The facts, faces and hum of local politics with Steve Kraske and Dave Helling
Dem gubernatorial candidate Davis: Cost of being a Kansan 'out of control'
03/06/2014 8:31 AM
03/06/2014 8:36 AM
What was memorable about Democratic gubernatorial candidate Paul Davis’ 30-minute appearance in Overland Park Wednesday night wasn’t what he said, but to how many people he said it to.
On a sleety mid-week night fully eight months before the November election — and with the Kansas Jayhawks playing on TV — Davis spoke to an enthusiastic crowd of nearly 200 gathered for a meeting of True Blue Women.
By 7 p.m., when the meeting began, every seat in the Matt Ross Community Center auditorium was filled, forcing a few to stand.
Davis, the House minority leader who remains unchallenged for the Democratic nomination, said the crowd’s size was nothing out of the ordinary as he and his lieutenant governor running mate, Jill Docking, make their way around the state.
In his speech, Davis hit Brownback, the Republican and former U.S. senator, hard for his stewardship of state finances and education. Under Brownback, Davis asserted, property taxes and sales taxes have increased. So have utilities and college tuition.
“Up, up and up,” Davis said. “The cost of merely being a Kansan is getting out of control.”
He said another four years of Brownback would undermine the fortunes of an entire generation of young Kansans.
Davis was especially critical of the governor’s approach to public education, saying Kansans believe they have a “moral obligation” to provide our children with the “very best education possible.”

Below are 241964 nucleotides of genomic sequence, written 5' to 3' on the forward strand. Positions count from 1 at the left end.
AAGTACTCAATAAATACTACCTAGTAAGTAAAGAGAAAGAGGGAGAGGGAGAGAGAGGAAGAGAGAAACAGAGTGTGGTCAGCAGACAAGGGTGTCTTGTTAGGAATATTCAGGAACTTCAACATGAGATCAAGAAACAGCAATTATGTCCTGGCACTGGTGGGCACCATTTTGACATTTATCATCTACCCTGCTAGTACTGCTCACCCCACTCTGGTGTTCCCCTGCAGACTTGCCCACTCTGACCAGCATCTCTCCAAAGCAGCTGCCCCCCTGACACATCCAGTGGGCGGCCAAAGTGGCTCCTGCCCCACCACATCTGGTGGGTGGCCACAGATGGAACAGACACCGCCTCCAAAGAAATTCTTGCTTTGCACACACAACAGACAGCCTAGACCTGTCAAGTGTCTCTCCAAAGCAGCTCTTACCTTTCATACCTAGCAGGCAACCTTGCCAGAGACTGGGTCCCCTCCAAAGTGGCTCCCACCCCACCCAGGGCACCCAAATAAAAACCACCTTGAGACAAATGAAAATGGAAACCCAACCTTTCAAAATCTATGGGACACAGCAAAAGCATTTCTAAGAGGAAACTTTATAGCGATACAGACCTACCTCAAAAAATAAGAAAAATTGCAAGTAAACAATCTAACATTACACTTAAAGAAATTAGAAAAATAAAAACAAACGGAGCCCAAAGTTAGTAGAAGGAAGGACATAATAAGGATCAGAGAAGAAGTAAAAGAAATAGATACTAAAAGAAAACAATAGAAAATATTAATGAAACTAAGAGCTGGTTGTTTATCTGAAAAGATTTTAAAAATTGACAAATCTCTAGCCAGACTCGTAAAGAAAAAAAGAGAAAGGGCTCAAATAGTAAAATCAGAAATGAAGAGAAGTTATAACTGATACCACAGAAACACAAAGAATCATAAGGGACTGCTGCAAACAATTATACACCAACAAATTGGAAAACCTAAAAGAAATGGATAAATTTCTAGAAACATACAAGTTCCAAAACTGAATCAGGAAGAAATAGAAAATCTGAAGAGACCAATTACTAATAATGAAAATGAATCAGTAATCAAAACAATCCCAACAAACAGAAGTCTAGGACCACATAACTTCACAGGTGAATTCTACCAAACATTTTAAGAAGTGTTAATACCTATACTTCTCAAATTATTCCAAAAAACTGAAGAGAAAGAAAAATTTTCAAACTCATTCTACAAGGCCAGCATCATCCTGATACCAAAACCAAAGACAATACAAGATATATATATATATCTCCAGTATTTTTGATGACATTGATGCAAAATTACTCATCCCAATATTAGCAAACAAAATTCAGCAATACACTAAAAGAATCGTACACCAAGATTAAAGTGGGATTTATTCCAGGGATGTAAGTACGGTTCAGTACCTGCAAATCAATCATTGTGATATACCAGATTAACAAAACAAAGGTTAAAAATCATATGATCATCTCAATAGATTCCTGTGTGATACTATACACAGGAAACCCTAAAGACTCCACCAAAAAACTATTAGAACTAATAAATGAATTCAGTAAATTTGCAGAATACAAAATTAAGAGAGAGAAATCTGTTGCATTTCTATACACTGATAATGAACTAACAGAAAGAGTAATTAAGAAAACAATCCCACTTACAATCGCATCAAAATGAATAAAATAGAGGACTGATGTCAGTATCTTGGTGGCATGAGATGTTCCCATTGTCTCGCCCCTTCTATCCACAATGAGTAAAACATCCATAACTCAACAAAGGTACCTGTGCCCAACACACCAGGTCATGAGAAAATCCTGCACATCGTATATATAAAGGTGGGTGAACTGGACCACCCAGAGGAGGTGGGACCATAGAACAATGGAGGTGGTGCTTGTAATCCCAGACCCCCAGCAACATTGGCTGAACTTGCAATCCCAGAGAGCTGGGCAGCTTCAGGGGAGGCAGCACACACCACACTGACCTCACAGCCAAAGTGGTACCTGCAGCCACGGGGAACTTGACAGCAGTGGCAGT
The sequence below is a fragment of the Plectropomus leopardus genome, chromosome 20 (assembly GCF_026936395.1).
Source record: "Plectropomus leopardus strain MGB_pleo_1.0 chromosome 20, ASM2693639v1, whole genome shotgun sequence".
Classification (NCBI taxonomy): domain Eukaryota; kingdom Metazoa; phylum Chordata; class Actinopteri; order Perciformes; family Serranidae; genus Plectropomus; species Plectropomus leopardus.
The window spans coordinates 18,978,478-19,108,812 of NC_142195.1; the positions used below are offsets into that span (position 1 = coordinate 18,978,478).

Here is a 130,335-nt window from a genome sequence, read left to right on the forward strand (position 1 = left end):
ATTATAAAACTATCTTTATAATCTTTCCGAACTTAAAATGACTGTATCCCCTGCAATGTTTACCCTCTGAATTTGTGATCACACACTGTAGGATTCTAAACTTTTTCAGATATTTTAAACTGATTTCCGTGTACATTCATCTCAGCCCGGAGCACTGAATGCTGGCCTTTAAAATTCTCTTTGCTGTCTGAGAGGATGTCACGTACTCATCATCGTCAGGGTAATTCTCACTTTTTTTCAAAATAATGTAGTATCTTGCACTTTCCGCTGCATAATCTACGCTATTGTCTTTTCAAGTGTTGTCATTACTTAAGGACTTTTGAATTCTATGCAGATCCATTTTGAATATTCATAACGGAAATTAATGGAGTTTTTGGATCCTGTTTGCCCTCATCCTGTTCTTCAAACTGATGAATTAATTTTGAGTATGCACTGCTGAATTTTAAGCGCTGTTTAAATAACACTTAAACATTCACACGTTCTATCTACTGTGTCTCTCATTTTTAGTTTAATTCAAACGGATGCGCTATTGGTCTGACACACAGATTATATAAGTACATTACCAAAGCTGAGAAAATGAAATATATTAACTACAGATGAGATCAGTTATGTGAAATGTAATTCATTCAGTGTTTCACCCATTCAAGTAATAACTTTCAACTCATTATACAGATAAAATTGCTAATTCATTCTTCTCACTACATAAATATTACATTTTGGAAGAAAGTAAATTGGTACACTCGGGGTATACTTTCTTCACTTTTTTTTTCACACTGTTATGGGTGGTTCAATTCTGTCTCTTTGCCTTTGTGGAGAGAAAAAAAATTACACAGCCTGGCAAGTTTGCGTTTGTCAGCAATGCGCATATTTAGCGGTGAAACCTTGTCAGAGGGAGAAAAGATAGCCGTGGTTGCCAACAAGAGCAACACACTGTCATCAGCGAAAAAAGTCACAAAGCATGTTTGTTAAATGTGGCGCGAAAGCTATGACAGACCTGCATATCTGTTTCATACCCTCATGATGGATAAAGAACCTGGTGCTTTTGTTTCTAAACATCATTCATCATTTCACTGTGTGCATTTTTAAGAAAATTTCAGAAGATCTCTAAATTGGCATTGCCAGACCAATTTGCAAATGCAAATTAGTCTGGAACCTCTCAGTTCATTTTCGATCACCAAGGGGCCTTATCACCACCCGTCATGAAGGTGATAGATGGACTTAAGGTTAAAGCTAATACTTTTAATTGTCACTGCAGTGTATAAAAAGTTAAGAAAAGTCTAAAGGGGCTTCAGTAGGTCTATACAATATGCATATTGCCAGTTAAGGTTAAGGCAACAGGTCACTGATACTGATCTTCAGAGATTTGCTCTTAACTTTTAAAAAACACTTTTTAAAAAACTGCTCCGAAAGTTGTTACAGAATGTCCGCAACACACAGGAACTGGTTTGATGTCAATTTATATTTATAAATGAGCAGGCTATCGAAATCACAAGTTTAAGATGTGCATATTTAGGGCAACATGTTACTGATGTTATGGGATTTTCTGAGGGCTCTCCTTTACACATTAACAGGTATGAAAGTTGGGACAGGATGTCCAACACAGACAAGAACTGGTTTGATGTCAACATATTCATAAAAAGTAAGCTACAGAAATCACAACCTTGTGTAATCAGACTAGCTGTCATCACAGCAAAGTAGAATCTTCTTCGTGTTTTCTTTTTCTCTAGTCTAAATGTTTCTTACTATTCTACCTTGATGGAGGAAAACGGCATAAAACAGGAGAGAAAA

“It runs in our blood as Kansans,” he said.
But even after Brownback compared education to defense spending in his first State of the State speech — a comparison Davis agreed with — the governor submitted a budget the next day with what the Democrat called the largest cut in school spending in state history.
The result: thousands of teacher layoffs and a myriad of school fees that parents must pay.
“This is foolishness,” said Davis, adding that it’s “not who we are as a people. It’s time for us to get things right.”
Davis described himself as a moderate willing to work with even the most conservative Republicans.
In questions from the audience, Davis pointedly refused to take a stand on the controversial Keystone pipeline, drawing muffled grumbling from the audience. He said he favored all-day kindergarten, an initiative the governor is pushing aggressively. Davis said the governor’s interest in the issue is to make himself appear more moderate for his re-election drive.
He also didn’t say whether he would reverse some of the tax cuts Brownback enacted.
Davis drew big applause when he criticized Republican Secretary of State Kris Kobach for making voter registration more difficult, adding, “The biggest thing we could do is elect a new secretary of state.”
Davis said he opposed the 2005 constitutional amendment in Kansas that banned same-sex marriage. That amendment was approved with about 70 percent support.
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